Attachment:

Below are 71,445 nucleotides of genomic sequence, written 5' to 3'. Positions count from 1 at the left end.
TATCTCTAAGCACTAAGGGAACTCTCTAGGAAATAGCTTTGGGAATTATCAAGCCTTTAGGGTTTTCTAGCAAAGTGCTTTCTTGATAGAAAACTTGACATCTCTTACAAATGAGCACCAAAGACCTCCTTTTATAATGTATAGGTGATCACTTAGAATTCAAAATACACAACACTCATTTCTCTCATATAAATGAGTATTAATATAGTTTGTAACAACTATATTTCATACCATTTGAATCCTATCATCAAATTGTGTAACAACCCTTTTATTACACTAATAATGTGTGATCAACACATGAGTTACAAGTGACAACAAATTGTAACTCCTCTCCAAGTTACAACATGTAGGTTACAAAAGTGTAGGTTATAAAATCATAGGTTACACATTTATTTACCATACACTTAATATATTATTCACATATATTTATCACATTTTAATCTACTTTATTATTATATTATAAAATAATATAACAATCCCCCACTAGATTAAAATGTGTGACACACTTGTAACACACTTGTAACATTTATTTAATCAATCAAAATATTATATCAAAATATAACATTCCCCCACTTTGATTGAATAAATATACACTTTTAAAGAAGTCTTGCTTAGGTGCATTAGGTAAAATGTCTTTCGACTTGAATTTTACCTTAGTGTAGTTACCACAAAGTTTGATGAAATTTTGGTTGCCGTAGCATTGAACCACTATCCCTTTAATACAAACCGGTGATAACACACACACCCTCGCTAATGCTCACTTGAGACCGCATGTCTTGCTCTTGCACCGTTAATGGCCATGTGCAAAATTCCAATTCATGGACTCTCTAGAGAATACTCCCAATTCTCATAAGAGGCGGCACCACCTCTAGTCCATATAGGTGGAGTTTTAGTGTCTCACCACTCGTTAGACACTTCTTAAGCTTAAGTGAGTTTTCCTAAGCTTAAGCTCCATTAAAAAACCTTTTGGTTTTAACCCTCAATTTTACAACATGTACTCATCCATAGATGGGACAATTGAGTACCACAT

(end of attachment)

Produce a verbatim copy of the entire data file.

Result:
Below are 71,445 nucleotides of genomic sequence, written 5' to 3'. Positions count from 1 at the left end.
TATCTCTAAGCACTAAGGGAACTCTCTAGGAAATAGCTTTGGGAATTATCAAGCCTTTAGGGTTTTCTAGCAAAGTGCTTTCTTGATAGAAAACTTGACATCTCTTACAAATGAGCACCAAAGACCTCCTTTTATAATGTATAGGTGATCACTTAGAATTCAAAATACACAACACTCATTTCTCTCATATAAATGAGTATTAATATAGTTTGTAACAACTATATTTCATACCATTTGAATCCTATCATCAAATTGTGTAACAACCCTTTTATTACACTAATAATGTGTGATCAACACATGAGTTACAAGTGACAACAAATTGTAACTCCTCTCCAAGTTACAACATGTAGGTTACAAAAGTGTAGGTTATAAAATCATAGGTTACACATTTATTTACCATACACTTAATATATTATTCACATATATTTATCACATTTTAATCTACTTTATTATTATATTATAAAATAATATAACAATCCCCCACTAGATTAAAATGTGTGACACACTTGTAACACACTTGTAACATTTATTTAATCAATCAAAATATTATATCAAAATATAACATTCCCCCACTTTGATTGAATAAATATACACTTTTAAAGAAGTCTTGCTTAGGTGCATTAGGTAAAATGTCTTTCGACTTGAATTTTACCTTAGTGTAGTTACCACAAAGTTTGATGAAATTTTGGTTGCCGTAGCATTGAACCACTATCCCTTTAATACAAACCGGTGATAACACACACACCCTCGCTAATGCTCACTTGAGACCGCATGTCTTGCTCTTGCACCGTTAATGGCCATGTGCAAAATTCCAATTCATGGACTCTCTAGAGAATACTCCCAATTCTCATAAGAGGCGGCACCACCTCTAGTCCATATAGGTGGAGTTTTAGTGTCTCACCACTCGTTAGACACTTCTTAAGCTTAAGTGAGTTTTCCTAAGCTTAAGCTCCATTAAAAAACCTTTTGGTTTTAACCCTCAATTTTACAACATGTACTCATCCATAGATGGGACAATTGAGTACCACAT